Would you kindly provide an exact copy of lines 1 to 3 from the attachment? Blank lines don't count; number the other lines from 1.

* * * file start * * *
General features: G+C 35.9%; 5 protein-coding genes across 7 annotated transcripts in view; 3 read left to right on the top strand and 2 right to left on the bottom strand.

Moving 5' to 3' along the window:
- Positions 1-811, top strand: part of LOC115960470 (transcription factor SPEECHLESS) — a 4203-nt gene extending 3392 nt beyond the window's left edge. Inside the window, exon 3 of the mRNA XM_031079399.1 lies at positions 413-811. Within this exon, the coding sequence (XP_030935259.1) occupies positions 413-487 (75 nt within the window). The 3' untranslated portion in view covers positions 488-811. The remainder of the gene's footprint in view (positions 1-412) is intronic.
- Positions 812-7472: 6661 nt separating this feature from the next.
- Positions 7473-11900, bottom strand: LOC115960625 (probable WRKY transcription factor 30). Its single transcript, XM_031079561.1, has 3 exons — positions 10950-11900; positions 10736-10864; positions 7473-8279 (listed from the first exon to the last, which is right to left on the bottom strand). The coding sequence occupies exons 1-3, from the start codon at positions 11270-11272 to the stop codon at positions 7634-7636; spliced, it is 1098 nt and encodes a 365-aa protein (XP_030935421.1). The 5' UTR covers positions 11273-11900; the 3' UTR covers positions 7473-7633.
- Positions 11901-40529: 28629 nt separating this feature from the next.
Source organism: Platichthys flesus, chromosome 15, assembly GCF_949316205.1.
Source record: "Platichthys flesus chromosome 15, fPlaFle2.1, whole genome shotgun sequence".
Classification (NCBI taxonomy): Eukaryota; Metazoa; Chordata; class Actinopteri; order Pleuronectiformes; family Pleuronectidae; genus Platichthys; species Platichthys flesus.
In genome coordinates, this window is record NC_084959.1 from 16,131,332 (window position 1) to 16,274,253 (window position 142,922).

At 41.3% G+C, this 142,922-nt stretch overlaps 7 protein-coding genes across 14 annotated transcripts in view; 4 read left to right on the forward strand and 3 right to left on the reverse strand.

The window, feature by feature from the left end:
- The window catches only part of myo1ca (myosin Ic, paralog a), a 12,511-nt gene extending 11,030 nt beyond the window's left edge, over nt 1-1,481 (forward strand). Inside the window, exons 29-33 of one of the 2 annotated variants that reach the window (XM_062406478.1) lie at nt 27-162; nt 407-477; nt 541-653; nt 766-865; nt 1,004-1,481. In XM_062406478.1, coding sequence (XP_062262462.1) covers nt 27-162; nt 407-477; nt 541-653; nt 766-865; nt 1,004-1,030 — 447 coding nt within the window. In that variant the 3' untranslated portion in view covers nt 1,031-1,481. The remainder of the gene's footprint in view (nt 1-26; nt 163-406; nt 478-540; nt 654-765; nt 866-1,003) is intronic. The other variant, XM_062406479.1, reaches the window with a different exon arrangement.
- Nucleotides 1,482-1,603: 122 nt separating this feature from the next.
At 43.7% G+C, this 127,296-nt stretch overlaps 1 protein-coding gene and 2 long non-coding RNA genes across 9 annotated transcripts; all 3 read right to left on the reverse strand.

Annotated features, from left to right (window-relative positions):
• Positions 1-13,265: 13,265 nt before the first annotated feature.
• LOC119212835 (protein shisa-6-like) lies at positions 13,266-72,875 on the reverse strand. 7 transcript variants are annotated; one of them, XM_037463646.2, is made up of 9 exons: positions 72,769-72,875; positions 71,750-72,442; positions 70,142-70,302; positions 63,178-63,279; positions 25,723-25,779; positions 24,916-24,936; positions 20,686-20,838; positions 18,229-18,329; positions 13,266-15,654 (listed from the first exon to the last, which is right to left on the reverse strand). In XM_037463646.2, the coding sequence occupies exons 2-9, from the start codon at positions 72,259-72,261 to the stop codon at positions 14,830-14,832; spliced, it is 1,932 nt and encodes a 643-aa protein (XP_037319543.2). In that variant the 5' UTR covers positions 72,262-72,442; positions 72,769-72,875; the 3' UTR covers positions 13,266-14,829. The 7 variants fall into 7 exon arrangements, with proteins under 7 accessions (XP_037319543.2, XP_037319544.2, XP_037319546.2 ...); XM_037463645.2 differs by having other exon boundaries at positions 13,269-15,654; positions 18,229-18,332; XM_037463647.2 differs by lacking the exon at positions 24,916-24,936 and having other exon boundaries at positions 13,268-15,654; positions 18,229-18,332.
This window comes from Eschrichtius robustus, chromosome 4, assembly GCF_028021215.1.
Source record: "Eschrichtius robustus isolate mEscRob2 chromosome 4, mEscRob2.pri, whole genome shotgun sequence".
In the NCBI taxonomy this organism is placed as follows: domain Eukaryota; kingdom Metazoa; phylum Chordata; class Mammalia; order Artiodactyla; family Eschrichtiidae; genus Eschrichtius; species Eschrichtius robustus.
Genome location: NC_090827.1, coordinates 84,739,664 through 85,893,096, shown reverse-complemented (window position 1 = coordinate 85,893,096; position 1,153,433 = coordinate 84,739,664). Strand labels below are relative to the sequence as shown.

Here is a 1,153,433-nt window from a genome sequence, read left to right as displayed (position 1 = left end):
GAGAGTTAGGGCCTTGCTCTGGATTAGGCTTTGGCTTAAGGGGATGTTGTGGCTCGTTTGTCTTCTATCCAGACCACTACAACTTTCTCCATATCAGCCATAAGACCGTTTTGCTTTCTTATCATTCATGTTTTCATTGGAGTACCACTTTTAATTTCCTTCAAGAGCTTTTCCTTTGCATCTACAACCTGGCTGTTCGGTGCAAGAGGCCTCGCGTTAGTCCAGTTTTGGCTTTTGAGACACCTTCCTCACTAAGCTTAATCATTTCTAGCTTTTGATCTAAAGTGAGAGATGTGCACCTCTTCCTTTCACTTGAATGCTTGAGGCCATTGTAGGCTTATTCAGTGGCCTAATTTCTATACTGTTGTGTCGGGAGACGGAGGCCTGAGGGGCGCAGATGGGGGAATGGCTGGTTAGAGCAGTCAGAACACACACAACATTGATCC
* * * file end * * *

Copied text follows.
General features: G+C 35.9%; 5 protein-coding genes across 7 annotated transcripts in view; 3 read left to right on the top strand and 2 right to left on the bottom strand.

Moving 5' to 3' along the window:
- Positions 1-811, top strand: part of LOC115960470 (transcription factor SPEECHLESS) — a 4203-nt gene extending 3392 nt beyond the window's left edge. Inside the window, exon 3 of the mRNA XM_031079399.1 lies at positions 413-811. Within this exon, the coding sequence (XP_030935259.1) occupies positions 413-487 (75 nt within the window). The 3' untranslated portion in view covers positions 488-811. The remainder of the gene's footprint in view (positions 1-412) is intronic.